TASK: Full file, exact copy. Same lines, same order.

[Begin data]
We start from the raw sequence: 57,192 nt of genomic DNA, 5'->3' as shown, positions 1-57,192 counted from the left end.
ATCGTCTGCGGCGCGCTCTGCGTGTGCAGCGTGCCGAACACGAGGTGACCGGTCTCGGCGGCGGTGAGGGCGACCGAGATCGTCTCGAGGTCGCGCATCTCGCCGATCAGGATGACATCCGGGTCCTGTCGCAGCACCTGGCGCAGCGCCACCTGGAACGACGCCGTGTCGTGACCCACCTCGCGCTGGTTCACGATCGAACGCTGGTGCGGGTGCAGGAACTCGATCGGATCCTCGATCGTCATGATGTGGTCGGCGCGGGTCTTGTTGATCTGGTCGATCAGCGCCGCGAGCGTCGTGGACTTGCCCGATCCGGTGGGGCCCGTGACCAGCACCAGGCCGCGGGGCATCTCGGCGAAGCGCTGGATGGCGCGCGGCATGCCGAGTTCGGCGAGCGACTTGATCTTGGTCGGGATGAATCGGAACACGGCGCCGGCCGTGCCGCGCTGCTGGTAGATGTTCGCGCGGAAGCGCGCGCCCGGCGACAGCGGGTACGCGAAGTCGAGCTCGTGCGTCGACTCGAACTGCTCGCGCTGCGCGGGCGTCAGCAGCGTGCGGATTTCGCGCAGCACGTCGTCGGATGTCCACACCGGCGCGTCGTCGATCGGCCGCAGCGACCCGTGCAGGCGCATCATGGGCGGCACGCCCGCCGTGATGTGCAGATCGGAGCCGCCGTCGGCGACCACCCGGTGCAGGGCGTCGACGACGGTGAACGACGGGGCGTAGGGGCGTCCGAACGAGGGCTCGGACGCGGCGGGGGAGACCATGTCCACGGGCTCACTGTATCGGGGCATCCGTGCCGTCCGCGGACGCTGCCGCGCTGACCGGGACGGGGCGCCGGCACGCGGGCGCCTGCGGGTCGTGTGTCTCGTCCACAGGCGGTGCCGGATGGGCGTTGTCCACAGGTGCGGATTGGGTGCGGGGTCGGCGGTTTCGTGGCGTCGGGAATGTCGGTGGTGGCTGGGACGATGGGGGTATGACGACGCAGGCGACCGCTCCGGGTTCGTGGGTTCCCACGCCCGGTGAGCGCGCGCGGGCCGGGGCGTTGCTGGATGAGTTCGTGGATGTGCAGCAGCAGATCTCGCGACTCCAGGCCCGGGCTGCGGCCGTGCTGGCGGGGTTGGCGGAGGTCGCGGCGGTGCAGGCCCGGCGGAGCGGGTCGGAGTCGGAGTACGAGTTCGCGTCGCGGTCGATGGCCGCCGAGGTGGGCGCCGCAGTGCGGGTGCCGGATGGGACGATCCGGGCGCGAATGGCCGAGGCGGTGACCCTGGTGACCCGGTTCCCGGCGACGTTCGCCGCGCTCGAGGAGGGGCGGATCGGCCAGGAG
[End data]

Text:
We start from the raw sequence: 57,192 nt of genomic DNA, 5'->3' as shown, positions 1-57,192 counted from the left end.
ATCGTCTGCGGCGCGCTCTGCGTGTGCAGCGTGCCGAACACGAGGTGACCGGTCTCGGCGGCGGTGAGGGCGACCGAGATCGTCTCGAGGTCGCGCATCTCGCCGATCAGGATGACATCCGGGTCCTGTCGCAGCACCTGGCGCAGCGCCACCTGGAACGACGCCGTGTCGTGACCCACCTCGCGCTGGTTCACGATCGAACGCTGGTGCGGGTGCAGGAACTCGATCGGATCCTCGATCGTCATGATGTGGTCGGCGCGGGTCTTGTTGATCTGGTCGATCAGCGCCGCGAGCGTCGTGGACTTGCCCGATCCGGTGGGGCCCGTGACCAGCACCAGGCCGCGGGGCATCTCGGCGAAGCGCTGGATGGCGCGCGGCATGCCGAGTTCGGCGAGCGACTTGATCTTGGTCGGGATGAATCGGAACACGGCGCCGGCCGTGCCGCGCTGCTGGTAGATGTTCGCGCGGAAGCGCGCGCCCGGCGACAGCGGGTACGCGAAGTCGAGCTCGTGCGTCGACTCGAACTGCTCGCGCTGCGCGGGCGTCAGCAGCGTGCGGATTTCGCGCAGCACGTCGTCGGATGTCCACACCGGCGCGTCGTCGATCGGCCGCAGCGACCCGTGCAGGCGCATCATGGGCGGCACGCCCGCCGTGATGTGCAGATCGGAGCCGCCGTCGGCGACCACCCGGTGCAGGGCGTCGACGACGGTGAACGACGGGGCGTAGGGGCGTCCGAACGAGGGCTCGGACGCGGCGGGGGAGACCATGTCCACGGGCTCACTGTATCGGGGCATCCGTGCCGTCCGCGGACGCTGCCGCGCTGACCGGGACGGGGCGCCGGCACGCGGGCGCCTGCGGGTCGTGTGTCTCGTCCACAGGCGGTGCCGGATGGGCGTTGTCCACAGGTGCGGATTGGGTGCGGGGTCGGCGGTTTCGTGGCGTCGGGAATGTCGGTGGTGGCTGGGACGATGGGGGTATGACGACGCAGGCGACCGCTCCGGGTTCGTGGGTTCCCACGCCCGGTGAGCGCGCGCGGGCCGGGGCGTTGCTGGATGAGTTCGTGGATGTGCAGCAGCAGATCTCGCGACTCCAGGCCCGGGCTGCGGCCGTGCTGGCGGGGTTGGCGGAGGTCGCGGCGGTGCAGGCCCGGCGGAGCGGGTCGGAGTCGGAGTACGAGTTCGCGTCGCGGTCGATGGCCGCCGAGGTGGGCGCCGCAGTGCGGGTGCCGGATGGGACGATCCGGGCGCGAATGGCCGAGGCGGTGACCCTGGTGACCCGGTTCCCGGCGACGTTCGCCGCGCTCGAGGAGGGGCGGATCGGCCAGGAG